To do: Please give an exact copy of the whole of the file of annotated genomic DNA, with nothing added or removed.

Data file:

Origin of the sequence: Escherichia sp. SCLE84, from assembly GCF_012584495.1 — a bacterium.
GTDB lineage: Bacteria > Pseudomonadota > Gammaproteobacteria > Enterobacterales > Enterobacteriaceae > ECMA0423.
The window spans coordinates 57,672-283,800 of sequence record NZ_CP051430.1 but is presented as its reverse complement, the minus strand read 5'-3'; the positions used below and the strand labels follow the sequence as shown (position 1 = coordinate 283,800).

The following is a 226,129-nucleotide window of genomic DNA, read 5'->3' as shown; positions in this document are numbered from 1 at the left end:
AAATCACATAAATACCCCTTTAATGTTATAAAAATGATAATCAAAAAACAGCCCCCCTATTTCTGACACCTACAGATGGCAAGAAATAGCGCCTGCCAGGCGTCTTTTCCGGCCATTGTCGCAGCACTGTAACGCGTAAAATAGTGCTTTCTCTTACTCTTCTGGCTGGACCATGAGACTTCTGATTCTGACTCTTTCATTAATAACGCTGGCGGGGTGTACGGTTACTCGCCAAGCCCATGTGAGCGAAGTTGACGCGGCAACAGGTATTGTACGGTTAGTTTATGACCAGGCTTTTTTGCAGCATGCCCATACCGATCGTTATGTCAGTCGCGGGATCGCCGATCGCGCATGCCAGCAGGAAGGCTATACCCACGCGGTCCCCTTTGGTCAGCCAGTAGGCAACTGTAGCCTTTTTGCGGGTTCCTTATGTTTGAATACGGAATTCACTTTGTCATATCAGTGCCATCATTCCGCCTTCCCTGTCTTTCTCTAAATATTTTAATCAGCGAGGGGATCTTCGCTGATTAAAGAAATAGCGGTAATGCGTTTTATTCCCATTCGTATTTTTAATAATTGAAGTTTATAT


Origin of the sequence: Escherichia sp. SCLE84, from assembly GCF_012584495.1 — a bacterium.
GTDB lineage: Bacteria > Pseudomonadota > Gammaproteobacteria > Enterobacterales > Enterobacteriaceae > ECMA0423.
The window spans coordinates 57,672-283,800 of sequence record NZ_CP051430.1 but is presented as its reverse complement, the minus strand read 5'-3'; the positions used below and the strand labels follow the sequence as shown (position 1 = coordinate 283,800).

The following is a 226,129-nucleotide window of genomic DNA, read 5'->3' as shown; positions in this document are numbered from 1 at the left end:
AAATCACATAAATACCCCTTTAATGTTATAAAAATGATAATCAAAAAACAGCCCCCCTATTTCTGACACCTACAGATGGCAAGAAATAGCGCCTGCCAGGCGTCTTTTCCGGCCATTGTCGCAGCACTGTAACGCGTAAAATAGTGCTTTCTCTTACTCTTCTGGCTGGACCATGAGACTTCTGATTCTGACTCTTTCATTAATAACGCTGGCGGGGTGTACGGTTACTCGCCAAGCCCATGTGAGCGAAGTTGACGCGGCAACAGGTATTGTACGGTTAGTTTATGACCAGGCTTTTTTGCAGCATGCCCATACCGATCGTTATGTCAGTCGCGGGATCGCCGATCGCGCATGCCAGCAGGAAGGCTATACCCACGCGGTCCCCTTTGGTCAGCCAGTAGGCAACTGTAGCCTTTTTGCGGGTTCCTTATGTTTGAATACGGAATTCACTTTGTCATATCAGTGCCATCATTCCGCCTTCCCTGTCTTTCTCTAAATATTTTAATCAGCGAGGGGATCTTCGCTGATTAAAGAAATAGCGGTAATGCGTTTTATTCCCATTCGTATTTTTAATAATTGAAGTTTATAT